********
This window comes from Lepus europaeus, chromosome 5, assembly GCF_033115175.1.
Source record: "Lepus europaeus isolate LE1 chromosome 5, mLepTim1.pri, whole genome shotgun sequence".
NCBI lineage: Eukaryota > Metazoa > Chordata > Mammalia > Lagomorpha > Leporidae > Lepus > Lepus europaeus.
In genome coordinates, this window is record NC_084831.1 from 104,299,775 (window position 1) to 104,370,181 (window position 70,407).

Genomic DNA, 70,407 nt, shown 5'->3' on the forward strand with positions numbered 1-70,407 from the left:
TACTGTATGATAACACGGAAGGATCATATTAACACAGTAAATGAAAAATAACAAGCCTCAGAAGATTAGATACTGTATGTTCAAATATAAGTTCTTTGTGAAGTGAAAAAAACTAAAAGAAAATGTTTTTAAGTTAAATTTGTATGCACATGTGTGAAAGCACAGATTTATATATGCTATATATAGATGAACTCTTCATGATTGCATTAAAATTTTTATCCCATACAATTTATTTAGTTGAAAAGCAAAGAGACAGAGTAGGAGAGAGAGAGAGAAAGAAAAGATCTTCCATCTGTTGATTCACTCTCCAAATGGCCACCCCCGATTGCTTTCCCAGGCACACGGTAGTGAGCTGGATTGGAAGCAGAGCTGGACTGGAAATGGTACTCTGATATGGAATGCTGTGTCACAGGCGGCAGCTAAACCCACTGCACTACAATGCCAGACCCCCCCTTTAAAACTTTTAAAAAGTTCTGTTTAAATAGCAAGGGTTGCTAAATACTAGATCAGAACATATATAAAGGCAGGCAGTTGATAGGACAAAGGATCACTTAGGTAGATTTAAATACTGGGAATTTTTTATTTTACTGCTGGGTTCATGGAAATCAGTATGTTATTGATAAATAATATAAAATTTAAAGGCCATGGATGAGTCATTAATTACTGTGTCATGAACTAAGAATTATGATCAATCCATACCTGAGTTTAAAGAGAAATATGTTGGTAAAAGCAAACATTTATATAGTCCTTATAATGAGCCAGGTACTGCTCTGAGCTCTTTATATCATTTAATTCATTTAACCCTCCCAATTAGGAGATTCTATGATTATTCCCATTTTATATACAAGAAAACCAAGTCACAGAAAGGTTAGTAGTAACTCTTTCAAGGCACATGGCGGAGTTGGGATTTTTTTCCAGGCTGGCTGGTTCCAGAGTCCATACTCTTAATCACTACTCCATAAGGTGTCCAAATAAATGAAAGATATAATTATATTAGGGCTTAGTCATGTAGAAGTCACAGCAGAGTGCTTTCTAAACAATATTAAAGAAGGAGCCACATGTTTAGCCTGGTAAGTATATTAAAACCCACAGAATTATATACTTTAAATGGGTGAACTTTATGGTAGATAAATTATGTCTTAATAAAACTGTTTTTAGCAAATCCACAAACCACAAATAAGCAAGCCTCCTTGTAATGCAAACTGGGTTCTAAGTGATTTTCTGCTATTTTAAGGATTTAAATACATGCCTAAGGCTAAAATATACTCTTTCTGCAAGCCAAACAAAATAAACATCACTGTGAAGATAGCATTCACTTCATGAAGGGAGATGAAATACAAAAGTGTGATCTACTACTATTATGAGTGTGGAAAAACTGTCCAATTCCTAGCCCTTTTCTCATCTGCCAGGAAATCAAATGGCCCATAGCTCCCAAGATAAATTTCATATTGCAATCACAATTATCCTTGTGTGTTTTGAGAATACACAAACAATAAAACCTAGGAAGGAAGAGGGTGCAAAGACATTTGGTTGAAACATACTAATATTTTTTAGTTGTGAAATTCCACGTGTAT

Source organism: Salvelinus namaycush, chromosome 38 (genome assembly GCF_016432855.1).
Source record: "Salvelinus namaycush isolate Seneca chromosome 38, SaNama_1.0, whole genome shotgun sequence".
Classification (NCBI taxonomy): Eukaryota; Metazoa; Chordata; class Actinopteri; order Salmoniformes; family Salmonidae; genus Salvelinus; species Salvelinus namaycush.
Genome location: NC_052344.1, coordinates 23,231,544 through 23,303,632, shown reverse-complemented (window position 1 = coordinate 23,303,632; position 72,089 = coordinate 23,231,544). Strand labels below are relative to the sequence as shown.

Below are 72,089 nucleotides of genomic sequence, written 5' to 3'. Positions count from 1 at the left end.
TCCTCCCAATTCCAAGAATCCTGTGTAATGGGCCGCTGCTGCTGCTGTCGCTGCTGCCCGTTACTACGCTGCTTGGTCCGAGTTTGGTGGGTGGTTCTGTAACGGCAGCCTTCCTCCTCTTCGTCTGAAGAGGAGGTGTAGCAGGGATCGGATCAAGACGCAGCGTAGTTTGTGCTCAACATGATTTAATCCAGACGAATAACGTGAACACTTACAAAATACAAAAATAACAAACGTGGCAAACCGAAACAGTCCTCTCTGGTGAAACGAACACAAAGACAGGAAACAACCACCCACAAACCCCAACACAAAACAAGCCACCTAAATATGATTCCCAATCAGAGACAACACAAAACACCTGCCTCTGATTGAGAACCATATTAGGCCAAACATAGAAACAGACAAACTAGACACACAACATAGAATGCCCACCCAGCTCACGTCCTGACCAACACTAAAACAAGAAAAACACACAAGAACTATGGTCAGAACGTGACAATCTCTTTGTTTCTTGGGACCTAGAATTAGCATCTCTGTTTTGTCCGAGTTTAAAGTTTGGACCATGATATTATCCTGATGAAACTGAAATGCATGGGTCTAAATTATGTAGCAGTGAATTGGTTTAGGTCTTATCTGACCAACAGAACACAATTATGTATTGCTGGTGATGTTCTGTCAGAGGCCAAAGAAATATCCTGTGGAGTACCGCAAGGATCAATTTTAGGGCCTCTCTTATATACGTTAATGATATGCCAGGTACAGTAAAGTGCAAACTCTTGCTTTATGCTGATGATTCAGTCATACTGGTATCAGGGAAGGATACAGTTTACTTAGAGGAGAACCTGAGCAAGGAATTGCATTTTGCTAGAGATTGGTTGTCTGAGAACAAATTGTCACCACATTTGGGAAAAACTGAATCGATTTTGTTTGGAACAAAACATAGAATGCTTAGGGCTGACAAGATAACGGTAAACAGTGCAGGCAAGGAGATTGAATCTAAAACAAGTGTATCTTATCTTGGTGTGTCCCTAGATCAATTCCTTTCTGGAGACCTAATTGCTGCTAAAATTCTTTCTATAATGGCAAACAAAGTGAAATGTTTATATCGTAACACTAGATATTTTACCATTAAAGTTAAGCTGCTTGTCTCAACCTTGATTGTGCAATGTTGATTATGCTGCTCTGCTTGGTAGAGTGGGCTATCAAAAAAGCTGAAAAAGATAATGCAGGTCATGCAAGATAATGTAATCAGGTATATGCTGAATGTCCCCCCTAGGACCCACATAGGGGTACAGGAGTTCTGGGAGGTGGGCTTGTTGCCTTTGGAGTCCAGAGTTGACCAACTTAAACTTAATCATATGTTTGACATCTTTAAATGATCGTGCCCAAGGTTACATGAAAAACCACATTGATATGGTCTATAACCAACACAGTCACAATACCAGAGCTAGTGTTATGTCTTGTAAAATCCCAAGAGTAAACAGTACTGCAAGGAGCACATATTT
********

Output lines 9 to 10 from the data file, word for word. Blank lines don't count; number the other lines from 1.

Classification (NCBI taxonomy): Eukaryota; Metazoa; Chordata; class Actinopteri; order Salmoniformes; family Salmonidae; genus Salvelinus; species Salvelinus namaycush.
Genome location: NC_052344.1, coordinates 23,231,544 through 23,303,632, shown reverse-complemented (window position 1 = coordinate 23,303,632; position 72,089 = coordinate 23,231,544). Strand labels below are relative to the sequence as shown.